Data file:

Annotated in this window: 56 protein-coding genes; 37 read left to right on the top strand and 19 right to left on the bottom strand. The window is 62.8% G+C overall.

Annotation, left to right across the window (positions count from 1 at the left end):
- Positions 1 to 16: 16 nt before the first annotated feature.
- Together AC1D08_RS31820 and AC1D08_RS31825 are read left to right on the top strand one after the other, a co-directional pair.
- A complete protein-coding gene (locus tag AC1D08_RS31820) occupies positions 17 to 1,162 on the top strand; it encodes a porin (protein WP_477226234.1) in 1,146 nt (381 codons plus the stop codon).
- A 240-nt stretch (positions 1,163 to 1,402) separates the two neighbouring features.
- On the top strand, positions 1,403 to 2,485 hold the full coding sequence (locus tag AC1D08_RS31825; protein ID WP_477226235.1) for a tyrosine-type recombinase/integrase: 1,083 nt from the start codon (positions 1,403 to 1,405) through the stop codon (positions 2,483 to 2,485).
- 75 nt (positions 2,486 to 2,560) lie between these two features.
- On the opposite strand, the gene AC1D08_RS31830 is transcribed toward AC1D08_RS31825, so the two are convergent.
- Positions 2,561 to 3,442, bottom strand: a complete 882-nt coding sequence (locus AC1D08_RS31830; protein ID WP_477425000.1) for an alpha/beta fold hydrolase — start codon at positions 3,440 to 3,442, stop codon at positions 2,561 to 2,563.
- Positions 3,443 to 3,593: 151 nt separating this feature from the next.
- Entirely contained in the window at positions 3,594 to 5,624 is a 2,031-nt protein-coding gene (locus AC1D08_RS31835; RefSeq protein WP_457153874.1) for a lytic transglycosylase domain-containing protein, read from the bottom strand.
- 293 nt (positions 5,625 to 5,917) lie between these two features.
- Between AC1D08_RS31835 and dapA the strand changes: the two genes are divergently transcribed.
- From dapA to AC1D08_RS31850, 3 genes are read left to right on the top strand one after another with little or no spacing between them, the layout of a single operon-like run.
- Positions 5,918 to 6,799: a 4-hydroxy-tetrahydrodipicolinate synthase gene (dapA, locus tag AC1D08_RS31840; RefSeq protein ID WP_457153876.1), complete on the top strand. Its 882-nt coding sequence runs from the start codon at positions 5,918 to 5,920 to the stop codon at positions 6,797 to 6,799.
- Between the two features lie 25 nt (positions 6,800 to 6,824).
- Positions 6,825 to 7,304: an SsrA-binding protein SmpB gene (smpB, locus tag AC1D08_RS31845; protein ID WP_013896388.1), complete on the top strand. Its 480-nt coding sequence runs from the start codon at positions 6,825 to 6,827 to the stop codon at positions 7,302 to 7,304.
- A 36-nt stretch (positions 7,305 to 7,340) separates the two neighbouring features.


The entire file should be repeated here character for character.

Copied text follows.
Annotated in this window: 56 protein-coding genes; 37 read left to right on the top strand and 19 right to left on the bottom strand. The window is 62.8% G+C overall.

Annotation, left to right across the window (positions count from 1 at the left end):
- Positions 1 to 16: 16 nt before the first annotated feature.
- Together AC1D08_RS31820 and AC1D08_RS31825 are read left to right on the top strand one after the other, a co-directional pair.
- A complete protein-coding gene (locus tag AC1D08_RS31820) occupies positions 17 to 1,162 on the top strand; it encodes a porin (protein WP_477226234.1) in 1,146 nt (381 codons plus the stop codon).
- A 240-nt stretch (positions 1,163 to 1,402) separates the two neighbouring features.
- On the top strand, positions 1,403 to 2,485 hold the full coding sequence (locus tag AC1D08_RS31825; protein ID WP_477226235.1) for a tyrosine-type recombinase/integrase: 1,083 nt from the start codon (positions 1,403 to 1,405) through the stop codon (positions 2,483 to 2,485).
- 75 nt (positions 2,486 to 2,560) lie between these two features.
- On the opposite strand, the gene AC1D08_RS31830 is transcribed toward AC1D08_RS31825, so the two are convergent.
- Positions 2,561 to 3,442, bottom strand: a complete 882-nt coding sequence (locus AC1D08_RS31830; protein ID WP_477425000.1) for an alpha/beta fold hydrolase — start codon at positions 3,440 to 3,442, stop codon at positions 2,561 to 2,563.
- Positions 3,443 to 3,593: 151 nt separating this feature from the next.
- Entirely contained in the window at positions 3,594 to 5,624 is a 2,031-nt protein-coding gene (locus AC1D08_RS31835; RefSeq protein WP_457153874.1) for a lytic transglycosylase domain-containing protein, read from the bottom strand.
- 293 nt (positions 5,625 to 5,917) lie between these two features.
- Between AC1D08_RS31835 and dapA the strand changes: the two genes are divergently transcribed.
- From dapA to AC1D08_RS31850, 3 genes are read left to right on the top strand one after another with little or no spacing between them, the layout of a single operon-like run.
- Positions 5,918 to 6,799: a 4-hydroxy-tetrahydrodipicolinate synthase gene (dapA, locus tag AC1D08_RS31840; RefSeq protein ID WP_457153876.1), complete on the top strand. Its 882-nt coding sequence runs from the start codon at positions 5,918 to 5,920 to the stop codon at positions 6,797 to 6,799.
- Between the two features lie 25 nt (positions 6,800 to 6,824).
- Positions 6,825 to 7,304: an SsrA-binding protein SmpB gene (smpB, locus tag AC1D08_RS31845; protein ID WP_013896388.1), complete on the top strand. Its 480-nt coding sequence runs from the start codon at positions 6,825 to 6,827 to the stop codon at positions 7,302 to 7,304.
- A 36-nt stretch (positions 7,305 to 7,340) separates the two neighbouring features.